By Scott Meacham
It is hard to start a business — very, very hard. This is true on Main Street, for information technology businesses and in biotech. For all entrepreneurs, building a company is a race against time, a race in which every milestone of success increases the pressure on the business plan.
The biggest challenge is capital—where to get it and how to stretch it until the enterprise is cashflow positive. The better a new company performs, the sooner it will need investment to hire great talent, to increase production, and to accelerate business development. Ask virtually any entrepreneur at virtually any point in time what he or she needs most, the answer will be capital.
Capital buys time, talent, and raw materials. With the TBFP pre-seed funding, we are often the first investor in. Lack of capital can ensure failure; however, capital alone does not ensure success.
That’s why the Oklahoma Innovation Model, built on 20 years of in-the-trenches experience puts such an emphasis on venture advisory services.
Selexys Pharmaceuticals began more than a dozen years ago. i2E, along with The Oklahoma Center for the Advancement of Science and Technology (OCAST) and OU’s Presbyterian Health Foundation, put together the first institutional money and helped attract the right management team to find a successful path to market. That winning path for Selexys ended up being a life transforming therapy to treat sickle cell disorder which led to a $655 million acquisition by Novartis.
With Linear Health Sciences, a medical device company founded by Oklahoma physician and entrepreneur Dr. Ryan Dennis, we led three investment rounds beginning with seed funding, which moved the company through concept, final FDA approvals, and beyond. Linear Health Sciences Orchid Safety Release Valve™, with new break-away technology for IV lines and catheter tubes, is about to change the lives of hospital patients across the globe.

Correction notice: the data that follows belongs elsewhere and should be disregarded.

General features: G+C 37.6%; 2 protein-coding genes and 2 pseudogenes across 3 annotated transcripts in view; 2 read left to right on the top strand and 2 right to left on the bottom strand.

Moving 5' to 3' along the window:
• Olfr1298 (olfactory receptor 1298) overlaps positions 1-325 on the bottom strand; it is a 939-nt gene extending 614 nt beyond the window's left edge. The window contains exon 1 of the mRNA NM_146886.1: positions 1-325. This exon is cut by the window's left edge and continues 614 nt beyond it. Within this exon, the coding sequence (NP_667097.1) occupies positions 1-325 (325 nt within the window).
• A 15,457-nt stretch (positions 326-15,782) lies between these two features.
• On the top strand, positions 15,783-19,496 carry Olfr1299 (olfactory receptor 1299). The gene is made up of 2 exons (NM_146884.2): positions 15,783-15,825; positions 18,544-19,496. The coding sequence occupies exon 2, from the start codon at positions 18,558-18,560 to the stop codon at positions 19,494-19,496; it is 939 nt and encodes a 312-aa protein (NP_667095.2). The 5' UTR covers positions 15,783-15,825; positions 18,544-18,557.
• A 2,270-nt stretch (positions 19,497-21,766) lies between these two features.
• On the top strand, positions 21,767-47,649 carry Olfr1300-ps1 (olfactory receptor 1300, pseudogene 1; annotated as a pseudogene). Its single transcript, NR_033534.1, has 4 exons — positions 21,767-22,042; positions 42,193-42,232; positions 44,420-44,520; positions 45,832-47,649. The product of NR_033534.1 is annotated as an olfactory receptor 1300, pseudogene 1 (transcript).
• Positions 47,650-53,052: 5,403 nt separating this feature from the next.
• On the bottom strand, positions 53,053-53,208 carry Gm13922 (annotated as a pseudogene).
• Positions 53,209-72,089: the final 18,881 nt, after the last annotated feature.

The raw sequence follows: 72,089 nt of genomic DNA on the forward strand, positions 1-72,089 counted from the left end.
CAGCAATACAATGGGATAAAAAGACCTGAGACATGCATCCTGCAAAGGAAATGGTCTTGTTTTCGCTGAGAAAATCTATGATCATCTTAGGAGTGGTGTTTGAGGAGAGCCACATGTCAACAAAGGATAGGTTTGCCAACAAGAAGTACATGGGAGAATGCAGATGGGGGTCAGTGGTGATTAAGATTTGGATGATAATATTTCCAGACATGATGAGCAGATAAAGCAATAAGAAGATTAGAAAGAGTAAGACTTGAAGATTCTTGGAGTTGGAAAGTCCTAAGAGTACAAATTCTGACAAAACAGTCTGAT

The winning path often means pivoting from the original business model. WeGoLook™ came to i2E with a business-to-consumer model that dispatched crowd-sourced “lookers” to verify a product, person, place, or thing. We liked the concept and the team but felt that the solution had more potential in the business-to-business space. i2E was the company’s first investor with a pre-seed TBFP fund investment. We then led a $1.75 million Series A and an eventual $40 million exit.
Docvia began as a platform-based emergency identification and notification subscription service. We invested pre-launch in Docvia and then syndicated with SeedStep Angels and other Oklahoma investors in multiple follow-on rounds. When the original business plan did not progress as expected, we helped Docvia execute a creative exit where the company sold its technology to a specialized helmet manufacturer with royalty terms.
Startups often do not end up where they began. They pivot, they add and subtract from their management teams; they modify their exit strategies. From research to exit, we roll up our sleeves and work shoulder-to-shoulder with entrepreneurs and young companies to find the right path to profitability. It can be a long game but we are in for the long haul.
Scott Meacham is president and CEO of i2E Inc., a nonprofit corporation that mentors many of the state’s technology-based startup companies. i2E receives state appropriations from the Oklahoma Center for the Advancement of Science and Technology. Contact Meacham at i2E_Comments@i2E.org